I wonder if there's a language where grammatical tense is not expressed by inflections on its verbs, but by inflecting some other part of speech?

  • 3
    I found wiki article about the matter. en.wikipedia.org/wiki/Nominal_TAM Commented Jun 16, 2015 at 9:32
  • Some languages also have nouns that are inflected for tense, but in such cases both nouns and verbs are marked.
    – Teusz
    Commented Jun 16, 2015 at 15:45
  • In Finnish, the distinction between present and future is not marked on the verb, but can be conveyed (though not always completely unambiguously) through the case suffix on the object noun: Hän syö pullaa "He is eating a roll" vs. Hän syö pullan "He will eat a roll".
    – user8017
    Commented Jun 20, 2015 at 20:47

2 Answers 2


English marks tense in seperate words such as Auxiliaries and expletive (dummy) 'do'. In a sentence, these stand, syntactically-speaking: above / serially-speaking: to the left, of a verb:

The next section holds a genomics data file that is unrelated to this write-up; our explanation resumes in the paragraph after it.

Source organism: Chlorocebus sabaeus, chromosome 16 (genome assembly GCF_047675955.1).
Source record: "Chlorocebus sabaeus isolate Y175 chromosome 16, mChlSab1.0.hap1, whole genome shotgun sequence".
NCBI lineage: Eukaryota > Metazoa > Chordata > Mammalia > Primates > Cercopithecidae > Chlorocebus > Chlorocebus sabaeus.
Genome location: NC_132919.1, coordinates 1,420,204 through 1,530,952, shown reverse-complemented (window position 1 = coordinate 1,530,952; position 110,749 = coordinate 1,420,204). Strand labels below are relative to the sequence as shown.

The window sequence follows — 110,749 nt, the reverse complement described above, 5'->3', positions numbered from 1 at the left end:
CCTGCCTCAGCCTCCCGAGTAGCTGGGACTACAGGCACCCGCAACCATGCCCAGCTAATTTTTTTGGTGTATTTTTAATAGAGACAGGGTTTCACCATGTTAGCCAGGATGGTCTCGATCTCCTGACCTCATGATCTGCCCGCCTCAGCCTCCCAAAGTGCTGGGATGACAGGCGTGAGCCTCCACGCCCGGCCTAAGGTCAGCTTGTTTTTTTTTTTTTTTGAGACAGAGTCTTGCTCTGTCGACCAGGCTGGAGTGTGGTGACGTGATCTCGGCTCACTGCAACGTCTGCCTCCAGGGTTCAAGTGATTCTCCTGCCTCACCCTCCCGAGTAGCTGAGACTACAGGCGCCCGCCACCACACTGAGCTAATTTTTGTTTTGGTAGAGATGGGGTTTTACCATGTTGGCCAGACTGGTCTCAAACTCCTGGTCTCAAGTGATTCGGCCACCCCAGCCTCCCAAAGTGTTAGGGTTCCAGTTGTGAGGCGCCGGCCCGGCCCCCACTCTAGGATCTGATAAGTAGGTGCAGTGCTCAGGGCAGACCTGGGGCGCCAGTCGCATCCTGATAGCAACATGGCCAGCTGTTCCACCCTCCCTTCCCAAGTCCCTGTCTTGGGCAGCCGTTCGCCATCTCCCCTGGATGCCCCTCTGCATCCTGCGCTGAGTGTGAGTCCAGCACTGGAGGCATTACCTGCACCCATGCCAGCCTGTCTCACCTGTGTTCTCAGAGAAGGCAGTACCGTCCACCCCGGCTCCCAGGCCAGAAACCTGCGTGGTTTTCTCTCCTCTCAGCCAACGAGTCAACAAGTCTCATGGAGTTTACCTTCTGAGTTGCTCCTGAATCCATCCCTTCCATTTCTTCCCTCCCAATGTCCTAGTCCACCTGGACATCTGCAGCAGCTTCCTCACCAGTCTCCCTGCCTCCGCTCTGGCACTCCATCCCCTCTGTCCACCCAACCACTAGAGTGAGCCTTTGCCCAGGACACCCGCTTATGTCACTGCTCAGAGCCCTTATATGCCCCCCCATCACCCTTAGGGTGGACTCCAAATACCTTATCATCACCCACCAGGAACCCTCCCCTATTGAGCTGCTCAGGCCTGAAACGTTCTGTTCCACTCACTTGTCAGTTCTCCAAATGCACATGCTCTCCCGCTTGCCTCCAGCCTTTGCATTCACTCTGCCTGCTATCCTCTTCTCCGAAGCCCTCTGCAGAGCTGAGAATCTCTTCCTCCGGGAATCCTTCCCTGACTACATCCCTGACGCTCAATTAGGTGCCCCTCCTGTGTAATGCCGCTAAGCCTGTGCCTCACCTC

This does not help. / This has proved helpful.
This did not help. / This had proved helpful.

Verb = same

Time ≠ same

  • There's also noun affixes like "ex-mother-in-law-to-be", which is future perfect if anything is.
    – jlawler
    Commented Jun 20, 2015 at 18:18
  • Let us not forget Lushootseed ti d-tu-čəgʷas "My ex-wife".
    – user6726
    Commented Jun 20, 2015 at 21:54

In Wolof, a language spoken in Senegal, Gambia, and Mauritania, the verbs never change their form, it is the pronouns that have the tense. In Wolof there is I-which-is-now, I-that-will-be, I-that-was, and so on, each pronoun has the 5 Wolof tenses, each tense having 2 aspect variants, perfect and imperfect. In other words, you take a past tense pronoun and the unchangeable verb and you get a past tense verb phrase.

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